What to watch in 2018 in digital health: Conversations from the Global Digital Health Forum
By Claire Droll, Communications and Advocacy Officer, Digital Health, and Lauren Hodsdon, Program Assistant, BID Initiative, PATH
Last month, more than 550 individuals in the digital health field – representing ministries of health, implementing organizations, and other partners – met for the fourth annual Global Digital Health Forum (GDHF) in Washington, DC. The conference, which experienced a 30 percent increase in participation from 2016, has established itself as a landmark annual event in the space. Over the course of three days, speakers and participants engaged in over 80 sessions, roundtables, and workshops to share lessons learned and best practices.
Here are some of the major themes that emerged from the conversations that you’ll want to track in 2018:
1) Countries are demonstrating (really) strong leadership.
It’s no secret that country ownership of digital health strategies and programming is pivotal to ensure their lasting success. Around the world, countries are in the driver’s seat when it comes to strategy development and implementation, a reality that became abundantly clear during the Forum. More than 48 countries were represented at this year’s GDHF, and over 30 percent of participants came from outside of the United States.
Countries played a central role on keynote panels – for example, Olasupo Oyedepo, Project Director of the ICT4HEALTH Project (Nigeria), and Boonchai Kijsanayotin, Chair of the Asian eHealth Information Network (Thailand), set the tone for the entire Forum during the opening session. They also drove the bulk of technical sessions on everything from Kenya’s “enforcement” of their eHealth Policy to Liberia’s success with a new Electronic Integrated Disease Surveillance and Response system.
2) National and regional roadmaps are a way to overcome siloed digital health systems, projects, and investments.
In 2017, PATH celebrated the extension of its Data Use Partnership with the Government of Tanzania, beginning the implementation of the country’s Digital Health Investment Road Map. Supported by a $15 million investment from the Bill & Melinda Gates Foundation and designed in consultation with more than 80 partners, this first-of-its-kind Road Map identifies 17 priority investments to strengthen Tanzania’s data and health sector in a comprehensive way.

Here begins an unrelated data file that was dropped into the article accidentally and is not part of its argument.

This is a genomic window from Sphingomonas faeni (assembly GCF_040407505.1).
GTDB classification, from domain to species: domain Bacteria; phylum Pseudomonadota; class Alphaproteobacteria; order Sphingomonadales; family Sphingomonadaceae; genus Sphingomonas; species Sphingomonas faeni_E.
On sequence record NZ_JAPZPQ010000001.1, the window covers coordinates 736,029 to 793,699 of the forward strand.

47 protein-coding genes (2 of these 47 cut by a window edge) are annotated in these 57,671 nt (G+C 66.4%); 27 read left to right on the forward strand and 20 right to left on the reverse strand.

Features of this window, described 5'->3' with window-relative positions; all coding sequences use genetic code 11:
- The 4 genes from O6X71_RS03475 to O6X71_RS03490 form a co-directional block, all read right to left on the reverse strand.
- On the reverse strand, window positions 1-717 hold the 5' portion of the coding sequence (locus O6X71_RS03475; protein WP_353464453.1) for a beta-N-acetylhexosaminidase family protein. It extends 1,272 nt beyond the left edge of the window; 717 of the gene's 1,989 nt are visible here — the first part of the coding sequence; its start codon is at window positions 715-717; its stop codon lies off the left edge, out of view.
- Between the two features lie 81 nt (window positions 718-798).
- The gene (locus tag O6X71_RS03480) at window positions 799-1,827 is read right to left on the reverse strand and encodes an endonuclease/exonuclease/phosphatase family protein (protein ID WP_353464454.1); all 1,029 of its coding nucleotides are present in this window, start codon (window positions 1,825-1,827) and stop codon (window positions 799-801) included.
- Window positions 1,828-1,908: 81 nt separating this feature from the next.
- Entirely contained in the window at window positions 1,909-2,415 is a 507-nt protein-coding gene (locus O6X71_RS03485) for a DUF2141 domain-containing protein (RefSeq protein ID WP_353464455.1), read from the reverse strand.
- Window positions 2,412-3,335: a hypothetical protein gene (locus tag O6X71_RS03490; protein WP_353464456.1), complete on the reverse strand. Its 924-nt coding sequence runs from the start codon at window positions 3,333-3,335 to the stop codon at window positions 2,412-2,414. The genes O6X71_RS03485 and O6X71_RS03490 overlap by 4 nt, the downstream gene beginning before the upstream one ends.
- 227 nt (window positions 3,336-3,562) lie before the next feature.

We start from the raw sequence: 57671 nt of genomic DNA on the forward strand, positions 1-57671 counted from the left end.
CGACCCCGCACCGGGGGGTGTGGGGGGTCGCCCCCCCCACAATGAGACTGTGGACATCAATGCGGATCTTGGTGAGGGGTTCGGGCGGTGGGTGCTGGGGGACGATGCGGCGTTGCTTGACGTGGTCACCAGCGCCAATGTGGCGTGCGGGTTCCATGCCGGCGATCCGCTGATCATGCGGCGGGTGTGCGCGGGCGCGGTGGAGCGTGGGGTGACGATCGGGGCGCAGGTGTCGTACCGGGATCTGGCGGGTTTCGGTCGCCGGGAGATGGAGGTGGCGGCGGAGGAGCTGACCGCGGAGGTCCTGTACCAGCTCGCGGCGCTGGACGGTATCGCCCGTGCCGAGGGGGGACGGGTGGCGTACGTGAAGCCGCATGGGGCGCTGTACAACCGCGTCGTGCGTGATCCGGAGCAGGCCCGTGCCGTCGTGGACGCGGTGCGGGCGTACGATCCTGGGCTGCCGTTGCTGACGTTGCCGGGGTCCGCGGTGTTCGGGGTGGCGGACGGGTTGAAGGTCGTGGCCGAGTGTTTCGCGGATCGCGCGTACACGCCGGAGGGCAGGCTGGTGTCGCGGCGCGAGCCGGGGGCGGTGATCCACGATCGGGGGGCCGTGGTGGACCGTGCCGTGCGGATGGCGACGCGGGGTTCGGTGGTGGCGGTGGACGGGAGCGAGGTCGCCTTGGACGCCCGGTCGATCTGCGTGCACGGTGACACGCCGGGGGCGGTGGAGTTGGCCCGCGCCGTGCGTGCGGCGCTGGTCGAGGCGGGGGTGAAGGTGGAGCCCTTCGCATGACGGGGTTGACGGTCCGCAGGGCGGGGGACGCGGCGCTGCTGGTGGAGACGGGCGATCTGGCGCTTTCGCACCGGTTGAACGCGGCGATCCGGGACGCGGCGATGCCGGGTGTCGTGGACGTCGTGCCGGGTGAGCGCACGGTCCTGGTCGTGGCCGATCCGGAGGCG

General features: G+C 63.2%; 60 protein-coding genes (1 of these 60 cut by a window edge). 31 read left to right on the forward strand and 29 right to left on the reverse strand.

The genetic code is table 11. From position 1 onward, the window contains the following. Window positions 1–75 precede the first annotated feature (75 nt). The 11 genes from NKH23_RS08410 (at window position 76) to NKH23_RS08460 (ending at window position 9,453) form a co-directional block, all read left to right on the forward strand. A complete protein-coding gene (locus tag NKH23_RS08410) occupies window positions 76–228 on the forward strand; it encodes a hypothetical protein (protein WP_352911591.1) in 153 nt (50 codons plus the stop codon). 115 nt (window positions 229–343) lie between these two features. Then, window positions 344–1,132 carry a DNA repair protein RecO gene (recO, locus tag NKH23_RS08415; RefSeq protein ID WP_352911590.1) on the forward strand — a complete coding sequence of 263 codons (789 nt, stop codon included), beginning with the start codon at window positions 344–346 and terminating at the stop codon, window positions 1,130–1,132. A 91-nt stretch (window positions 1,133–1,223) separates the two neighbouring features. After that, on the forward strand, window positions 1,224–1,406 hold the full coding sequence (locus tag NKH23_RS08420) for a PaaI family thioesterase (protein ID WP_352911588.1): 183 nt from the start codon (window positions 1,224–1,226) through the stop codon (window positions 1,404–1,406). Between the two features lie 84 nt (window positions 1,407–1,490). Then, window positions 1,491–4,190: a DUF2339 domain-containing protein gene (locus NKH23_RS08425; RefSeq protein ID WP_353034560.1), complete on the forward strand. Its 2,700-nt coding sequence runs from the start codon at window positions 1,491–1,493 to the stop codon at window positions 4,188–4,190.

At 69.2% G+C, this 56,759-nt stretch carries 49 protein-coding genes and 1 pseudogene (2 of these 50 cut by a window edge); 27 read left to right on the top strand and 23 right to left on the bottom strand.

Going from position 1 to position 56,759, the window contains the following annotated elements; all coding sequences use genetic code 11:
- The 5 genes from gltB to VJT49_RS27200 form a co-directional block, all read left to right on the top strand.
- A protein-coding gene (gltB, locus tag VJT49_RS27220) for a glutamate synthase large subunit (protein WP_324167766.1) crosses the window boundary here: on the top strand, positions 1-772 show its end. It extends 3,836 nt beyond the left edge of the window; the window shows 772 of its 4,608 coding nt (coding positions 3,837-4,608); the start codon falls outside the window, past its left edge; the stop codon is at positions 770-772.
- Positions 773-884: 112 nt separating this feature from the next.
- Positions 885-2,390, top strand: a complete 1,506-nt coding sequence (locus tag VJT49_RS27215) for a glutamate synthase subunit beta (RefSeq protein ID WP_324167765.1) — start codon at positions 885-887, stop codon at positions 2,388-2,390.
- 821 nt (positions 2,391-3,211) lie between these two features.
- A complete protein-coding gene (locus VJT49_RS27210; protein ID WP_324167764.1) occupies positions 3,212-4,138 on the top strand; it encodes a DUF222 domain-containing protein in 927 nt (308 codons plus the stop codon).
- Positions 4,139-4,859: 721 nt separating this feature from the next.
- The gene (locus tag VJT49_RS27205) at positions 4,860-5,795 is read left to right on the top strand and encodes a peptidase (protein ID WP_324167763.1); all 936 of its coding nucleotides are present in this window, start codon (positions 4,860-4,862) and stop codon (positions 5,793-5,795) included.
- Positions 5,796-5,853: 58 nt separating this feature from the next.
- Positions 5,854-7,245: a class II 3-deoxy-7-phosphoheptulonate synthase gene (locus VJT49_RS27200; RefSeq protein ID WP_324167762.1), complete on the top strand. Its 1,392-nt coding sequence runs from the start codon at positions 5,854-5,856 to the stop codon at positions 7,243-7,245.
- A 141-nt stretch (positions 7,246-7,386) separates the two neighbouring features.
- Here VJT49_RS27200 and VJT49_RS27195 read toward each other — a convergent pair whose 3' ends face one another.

At this year’s GDHF, Dr. Gibson Kibiki, Executive Secretary of the East African Health Research Commission, introduced another landmark road map: the Digital Regional East African Community Health Initiative (Digital REACH Initiative) Roadmap. This document represents an innovative regional effort to bring together governments of the EAC countries, development partners, the private sector, and others to improve health outcomes by creating an enabling environment and implementing strategic regional digital health programs. A priority Digital REACH Initiative deliverable is the creation of the East Africa Open Science Cloud for Health, a real-time regional data warehouse that helps overcome fragmentation by storing and managing health data across the region.
Finally, the World Health Organization Regional Office for Africa (WHO AFRO) and the International Telecommunication Union (ITU) recently launched a cross-sectoral Roadmap for Africa. This effort promotes the adoption of information and communications technology by building digital health capacity at all levels of the health system. In 2018, the initiative will host two workshops in East and West Africa to equip a cohort of promising local fellows with fundamental digital health skills.
3) Digital health tools should (usually) be open source.
Digital health tools share a set of common characteristics. They’re designed to be interoperable, are used across multiple countries, receive support from a strong community of users, have been deployed at significant scale, and have demonstrated effectiveness. They’re also usually open source. One of the nine Principles of Digital Development, open source refers to technology based on collaborative efforts and community development. It’s accessible, adaptable, and seeks to deliver shared benefit for all.